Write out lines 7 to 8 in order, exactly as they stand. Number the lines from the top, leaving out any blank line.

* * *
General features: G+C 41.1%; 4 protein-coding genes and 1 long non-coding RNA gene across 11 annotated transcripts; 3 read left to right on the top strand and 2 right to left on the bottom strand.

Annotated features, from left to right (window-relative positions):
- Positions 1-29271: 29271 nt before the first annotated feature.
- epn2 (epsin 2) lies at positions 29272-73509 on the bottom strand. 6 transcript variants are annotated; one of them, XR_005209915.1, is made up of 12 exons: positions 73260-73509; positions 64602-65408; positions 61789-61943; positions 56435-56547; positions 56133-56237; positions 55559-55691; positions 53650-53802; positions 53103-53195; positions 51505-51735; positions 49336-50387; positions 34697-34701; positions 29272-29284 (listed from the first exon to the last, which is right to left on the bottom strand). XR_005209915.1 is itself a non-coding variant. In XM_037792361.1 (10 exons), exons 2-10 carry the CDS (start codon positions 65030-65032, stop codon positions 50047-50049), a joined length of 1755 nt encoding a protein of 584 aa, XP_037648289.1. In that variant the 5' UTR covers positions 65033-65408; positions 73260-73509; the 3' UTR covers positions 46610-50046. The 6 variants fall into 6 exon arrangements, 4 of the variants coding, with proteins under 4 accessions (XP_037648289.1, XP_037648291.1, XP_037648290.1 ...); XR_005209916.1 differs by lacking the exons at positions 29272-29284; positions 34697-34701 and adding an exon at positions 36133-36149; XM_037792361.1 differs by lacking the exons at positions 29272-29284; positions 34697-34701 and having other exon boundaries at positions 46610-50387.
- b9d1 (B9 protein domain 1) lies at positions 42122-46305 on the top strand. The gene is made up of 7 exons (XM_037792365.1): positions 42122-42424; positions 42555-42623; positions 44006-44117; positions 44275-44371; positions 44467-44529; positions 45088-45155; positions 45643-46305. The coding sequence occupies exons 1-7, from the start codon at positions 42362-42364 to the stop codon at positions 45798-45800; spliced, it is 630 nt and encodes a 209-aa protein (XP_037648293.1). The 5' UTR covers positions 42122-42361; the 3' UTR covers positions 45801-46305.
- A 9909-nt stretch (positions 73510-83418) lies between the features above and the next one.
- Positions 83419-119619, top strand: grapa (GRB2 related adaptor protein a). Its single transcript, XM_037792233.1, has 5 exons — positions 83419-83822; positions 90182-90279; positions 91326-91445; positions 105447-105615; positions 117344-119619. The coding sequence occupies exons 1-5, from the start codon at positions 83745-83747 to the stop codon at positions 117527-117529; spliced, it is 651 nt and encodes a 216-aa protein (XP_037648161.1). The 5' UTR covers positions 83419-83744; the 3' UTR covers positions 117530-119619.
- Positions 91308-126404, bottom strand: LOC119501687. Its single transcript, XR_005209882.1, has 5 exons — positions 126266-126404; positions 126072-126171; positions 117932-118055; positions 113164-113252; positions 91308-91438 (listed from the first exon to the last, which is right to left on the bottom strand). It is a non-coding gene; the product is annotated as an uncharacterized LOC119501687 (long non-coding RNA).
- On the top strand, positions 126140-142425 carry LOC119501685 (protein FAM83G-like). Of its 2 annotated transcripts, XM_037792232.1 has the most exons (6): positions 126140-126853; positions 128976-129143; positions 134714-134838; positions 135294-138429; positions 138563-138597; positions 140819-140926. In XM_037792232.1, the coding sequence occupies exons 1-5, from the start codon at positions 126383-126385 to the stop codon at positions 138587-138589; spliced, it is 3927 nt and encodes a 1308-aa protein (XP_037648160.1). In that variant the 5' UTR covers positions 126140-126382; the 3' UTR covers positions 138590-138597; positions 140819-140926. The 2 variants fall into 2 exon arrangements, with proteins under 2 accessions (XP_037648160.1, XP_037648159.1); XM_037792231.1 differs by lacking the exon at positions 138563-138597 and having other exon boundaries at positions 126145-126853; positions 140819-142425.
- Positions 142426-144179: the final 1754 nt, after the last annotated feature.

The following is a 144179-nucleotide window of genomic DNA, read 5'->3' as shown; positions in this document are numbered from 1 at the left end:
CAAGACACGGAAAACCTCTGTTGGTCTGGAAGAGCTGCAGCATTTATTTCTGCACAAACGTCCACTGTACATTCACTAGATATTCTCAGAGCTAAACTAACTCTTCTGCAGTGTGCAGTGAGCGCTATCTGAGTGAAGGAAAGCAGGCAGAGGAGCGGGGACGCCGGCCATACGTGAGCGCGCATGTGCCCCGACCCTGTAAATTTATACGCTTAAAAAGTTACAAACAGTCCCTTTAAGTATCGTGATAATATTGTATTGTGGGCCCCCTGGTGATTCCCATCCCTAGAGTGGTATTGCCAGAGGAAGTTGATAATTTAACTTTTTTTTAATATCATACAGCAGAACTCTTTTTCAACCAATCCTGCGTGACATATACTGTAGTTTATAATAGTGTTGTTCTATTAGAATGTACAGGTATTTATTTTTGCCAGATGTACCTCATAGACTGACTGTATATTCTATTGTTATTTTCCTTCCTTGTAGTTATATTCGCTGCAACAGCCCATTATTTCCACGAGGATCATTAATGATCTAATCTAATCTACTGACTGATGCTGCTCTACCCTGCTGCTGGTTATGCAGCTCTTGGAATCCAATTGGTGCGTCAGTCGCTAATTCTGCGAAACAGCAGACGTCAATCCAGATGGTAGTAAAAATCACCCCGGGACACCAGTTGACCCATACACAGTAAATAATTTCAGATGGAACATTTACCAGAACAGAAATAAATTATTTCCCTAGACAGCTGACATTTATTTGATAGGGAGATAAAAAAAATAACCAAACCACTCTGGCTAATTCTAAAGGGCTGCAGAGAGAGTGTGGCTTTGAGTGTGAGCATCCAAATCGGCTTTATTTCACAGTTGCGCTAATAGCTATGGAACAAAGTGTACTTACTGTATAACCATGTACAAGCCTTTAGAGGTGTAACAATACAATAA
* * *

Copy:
- Positions 83419-119619, top strand: grapa (GRB2 related adaptor protein a). Its single transcript, XM_037792233.1, has 5 exons — positions 83419-83822; positions 90182-90279; positions 91326-91445; positions 105447-105615; positions 117344-119619. The coding sequence occupies exons 1-5, from the start codon at positions 83745-83747 to the stop codon at positions 117527-117529; spliced, it is 651 nt and encodes a 216-aa protein (XP_037648161.1). The 5' UTR covers positions 83419-83744; the 3' UTR covers positions 117530-119619.
- Positions 91308-126404, bottom strand: LOC119501687. Its single transcript, XR_005209882.1, has 5 exons — positions 126266-126404; positions 126072-126171; positions 117932-118055; positions 113164-113252; positions 91308-91438 (listed from the first exon to the last, which is right to left on the bottom strand). It is a non-coding gene; the product is annotated as an uncharacterized LOC119501687 (long non-coding RNA).